That mission was highlighted earlier in 2010 at the sixth annual Asian Mining Congress in Singapore. The Chinese companies present highlighted the strong likelihood of their permanent presence as an influence on the sector.
The head of the Chinese diversified steel maker, Shougang Group Corporation, himself a member of the Financial and Economic Affairs Committee of the eleventh National People's Congress, spoke about China's future iron ore needs, doing little to hide his sense of strategic positioning.
Despite the complexity of the Mount Gibson Iron shareholding arrangements and the attempts to paint them as involving multiple parties, there was no ambiguity in the Shougang view. Despite the wobbly English, the intent behind the words "owns all iron ore sales monopoly in the useful life of Gibson" was abundantly clear.
On a smaller scale, another recovering company has found a benefactor to permit continuation as a listed entity. Matilda Minerals has been in administration since the third quarter of 2008. While Matilda Minerals had ostensibly been a Northern Territory mineral sands miner, directors had set about acquiring a large number of coal exploration permits in Queensland before putting the company into administration.
Directors now intend to bring the company back to life with a capital injection from commodity trading house Noble Group. Under the terms of the deal, according to the independent expert brought in to advise shareholders, Noble could end up with nearly 60% of the company. It will also be given a management contract allowing it to set the strategic and operational direction of the company. It will also have an entitlement to a share of all sales made from the exploration properties. No less than half the directors on the board are to be Noble appointees.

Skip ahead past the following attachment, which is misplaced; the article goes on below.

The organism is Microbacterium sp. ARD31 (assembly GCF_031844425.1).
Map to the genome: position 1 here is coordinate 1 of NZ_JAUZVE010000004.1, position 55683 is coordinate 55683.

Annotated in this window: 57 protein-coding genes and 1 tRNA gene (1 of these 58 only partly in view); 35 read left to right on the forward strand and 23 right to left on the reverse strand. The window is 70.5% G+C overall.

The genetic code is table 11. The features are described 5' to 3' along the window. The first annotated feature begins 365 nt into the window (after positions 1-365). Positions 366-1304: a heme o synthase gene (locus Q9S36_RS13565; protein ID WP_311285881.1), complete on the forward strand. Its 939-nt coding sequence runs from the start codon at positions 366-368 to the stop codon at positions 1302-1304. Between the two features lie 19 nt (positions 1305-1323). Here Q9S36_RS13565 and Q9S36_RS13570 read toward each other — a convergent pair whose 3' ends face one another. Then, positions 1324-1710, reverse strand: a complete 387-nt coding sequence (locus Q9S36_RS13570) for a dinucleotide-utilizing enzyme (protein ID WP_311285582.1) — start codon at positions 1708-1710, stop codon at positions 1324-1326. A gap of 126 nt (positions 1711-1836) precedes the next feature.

What would happen, under these circumstances, if a sale of the coal properties was in the best interests of the minority shareholders? Since Noble would be entitled to an ongoing share of sales revenues from producing mines, it might not have the same enthusiasm for asset sales as other shareholders.
Who protects the other shareholders when this happens? The answer is probably no-one. Even if all minority shareholders banded together as one, their influence would be virtually non existent.
This email is general in nature only and does not constitute or convey specific or professional advice. Legislation changes may occur quickly. Formal advice should be sought before acting in any of the areas discussed. Be aware that the information in these articles may become innaccurate with time. Responsibility is disclaimed for any inaccuracies, errors or omissions. Particular investments are neither invited nor recommended and hence this publication is not "financial product advice" as defined in Section 766B of the above legislation. All expressions of opinion by contributors are published on the basis that they are not to be regarded as expressing the official opinion of any other person or entity unless expressly stated. No responsibility for the accuracy of the opinions or information contained in the contributor's articles is accepted by any other person or entity. Copyright: This publication is copyright. If you wish to reproduce this article you require a license, which can be purchased here, to do so.